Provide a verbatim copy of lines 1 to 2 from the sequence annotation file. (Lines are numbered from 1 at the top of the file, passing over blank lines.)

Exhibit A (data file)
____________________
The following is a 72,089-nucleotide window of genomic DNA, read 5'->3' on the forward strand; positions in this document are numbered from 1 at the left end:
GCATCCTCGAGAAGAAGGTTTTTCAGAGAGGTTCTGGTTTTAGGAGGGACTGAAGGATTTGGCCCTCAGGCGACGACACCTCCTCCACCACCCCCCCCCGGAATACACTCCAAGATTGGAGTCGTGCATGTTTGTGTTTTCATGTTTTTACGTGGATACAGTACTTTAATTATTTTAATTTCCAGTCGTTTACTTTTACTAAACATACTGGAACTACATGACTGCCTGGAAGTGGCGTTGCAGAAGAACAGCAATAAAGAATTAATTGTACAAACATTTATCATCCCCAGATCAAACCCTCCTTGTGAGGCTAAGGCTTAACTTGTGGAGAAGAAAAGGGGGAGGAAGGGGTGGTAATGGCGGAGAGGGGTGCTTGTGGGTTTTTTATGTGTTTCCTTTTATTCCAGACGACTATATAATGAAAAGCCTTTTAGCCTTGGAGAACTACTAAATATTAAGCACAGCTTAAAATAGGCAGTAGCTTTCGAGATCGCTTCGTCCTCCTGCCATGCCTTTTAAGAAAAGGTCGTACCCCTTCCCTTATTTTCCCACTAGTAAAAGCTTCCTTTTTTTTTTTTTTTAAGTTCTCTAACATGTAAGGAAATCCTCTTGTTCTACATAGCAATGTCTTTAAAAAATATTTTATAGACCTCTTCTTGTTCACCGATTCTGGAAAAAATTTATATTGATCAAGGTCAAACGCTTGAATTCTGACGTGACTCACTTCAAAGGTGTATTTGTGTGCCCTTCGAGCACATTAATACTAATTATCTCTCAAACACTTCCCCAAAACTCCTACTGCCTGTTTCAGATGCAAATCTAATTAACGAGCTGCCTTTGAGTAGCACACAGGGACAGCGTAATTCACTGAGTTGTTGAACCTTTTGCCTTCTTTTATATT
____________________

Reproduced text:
The following is a 72,089-nucleotide window of genomic DNA, read 5'->3' on the forward strand; positions in this document are numbered from 1 at the left end:
GCATCCTCGAGAAGAAGGTTTTTCAGAGAGGTTCTGGTTTTAGGAGGGACTGAAGGATTTGGCCCTCAGGCGACGACACCTCCTCCACCACCCCCCCCCGGAATACACTCCAAGATTGGAGTCGTGCATGTTTGTGTTTTCATGTTTTTACGTGGATACAGTACTTTAATTATTTTAATTTCCAGTCGTTTACTTTTACTAAACATACTGGAACTACATGACTGCCTGGAAGTGGCGTTGCAGAAGAACAGCAATAAAGAATTAATTGTACAAACATTTATCATCCCCAGATCAAACCCTCCTTGTGAGGCTAAGGCTTAACTTGTGGAGAAGAAAAGGGGGAGGAAGGGGTGGTAATGGCGGAGAGGGGTGCTTGTGGGTTTTTTATGTGTTTCCTTTTATTCCAGACGACTATATAATGAAAAGCCTTTTAGCCTTGGAGAACTACTAAATATTAAGCACAGCTTAAAATAGGCAGTAGCTTTCGAGATCGCTTCGTCCTCCTGCCATGCCTTTTAAGAAAAGGTCGTACCCCTTCCCTTATTTTCCCACTAGTAAAAGCTTCCTTTTTTTTTTTTTTTAAGTTCTCTAACATGTAAGGAAATCCTCTTGTTCTACATAGCAATGTCTTTAAAAAATATTTTATAGACCTCTTCTTGTTCACCGATTCTGGAAAAAATTTATATTGATCAAGGTCAAACGCTTGAATTCTGACGTGACTCACTTCAAAGGTGTATTTGTGTGCCCTTCGAGCACATTAATACTAATTATCTCTCAAACACTTCCCCAAAACTCCTACTGCCTGTTTCAGATGCAAATCTAATTAACGAGCTGCCTTTGAGTAGCACACAGGGACAGCGTAATTCACTGAGTTGTTGAACCTTTTGCCTTCTTTTATATT